By Cody Mello-Klein
The brainchild of the Los Angeles musician and producer Rich Jacques, Right the Stars is a project that brings together various members of the L.A. musical community in order to create hook-laden indie pop tunes. It is in this regard that the project’s second release, the optimistic and chipper-titled Hello Yes OK, succeeds. Immediately, from the very first track “Best Days Of Our Lives,” it is very obvious that Jacques is great at crafting a pop tune with a great sing along hook. Accompanied by a gently-pulsing bass, choir-like, chopping guitars, bouncing drum beats and the occasional keyboard, the album exudes a happy-go-lucky nature and practically dares you not to smile or bob your head while listening to these tracks.
Unfortunately, Jacques and his various musical companions don’t push their musical ideas any further than the idea of the simple pop tune. In the end, the songs really just tend to blend together with hook after hook after hook hitting your eardrums like an overly excited, sugar-high fifth grader. The instrumentation, although well mixed and possessing a crisp, clean production (I challenge you not to tap your foot to the drums on “Best Days of Our Lives”), never really varies all that much, with each track having the same general sound and feel. The occasional inclusion of keyboard blips on tracks like “All I Ever Knew” and “Stay (Don’t Go Away)” is a welcome break from the instrumental monotony but I can’t help but feel as though this could have been explored more.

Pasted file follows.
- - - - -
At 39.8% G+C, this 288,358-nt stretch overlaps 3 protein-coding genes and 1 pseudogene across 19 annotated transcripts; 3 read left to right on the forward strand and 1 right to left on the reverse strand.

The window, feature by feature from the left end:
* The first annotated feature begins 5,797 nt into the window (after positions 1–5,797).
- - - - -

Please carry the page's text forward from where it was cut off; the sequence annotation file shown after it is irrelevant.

Despite this, there are a couple of tracks that stick out, namely “Together We’re Never Alone” and “All I Ever Knew.” “Together We’re Never Alone” is probably the most interesting track on the album, coming from a different place both temporally and lyrically. Whereas most tracks sport a clear 80’s influence (notably “My Melody” and “Computer Crimes”), “Together” finds inspiration in the music of the late 60’s Beatles with its Lennon-like vocal inflections and abstract lyrics (“It’s hard to believe but she swallowed the sea and then held her breath under the moon”). “All I Ever Knew” on the other hand separates itself in terms of its instrumentation, dominated by an almost disco-like rhythm section that recalls some Maroon 5 song.
If it seems as though I have been comparing Right the Stars sonically and lyrically to other groups it is because it is almost impossible not to. And this is perhaps my most major gripe with this album: Jacques and his collaborators wear their influences clearly on the sleeves however they never attempt to do anything unique with those musical ideas. Jacques’ vocals bring to mind Phoenix’s Thomas Mars, the instrumentation recalls Maroon 5 and Tears for Fears and the lyrics are typical lovey-dovey material. In fact, the track “Computer Crimes” is so similar to Vampire Weekend’s “White Sky” it’s appalling.
In the end, Right the Stars has made a tight, well produced, catchy pop record. It does not shatter any musical barriers or push music forward but it doesn’t try to either. Instead Jacques and co. are content with making you smile and bob your head, which is perhaps just what we need right now.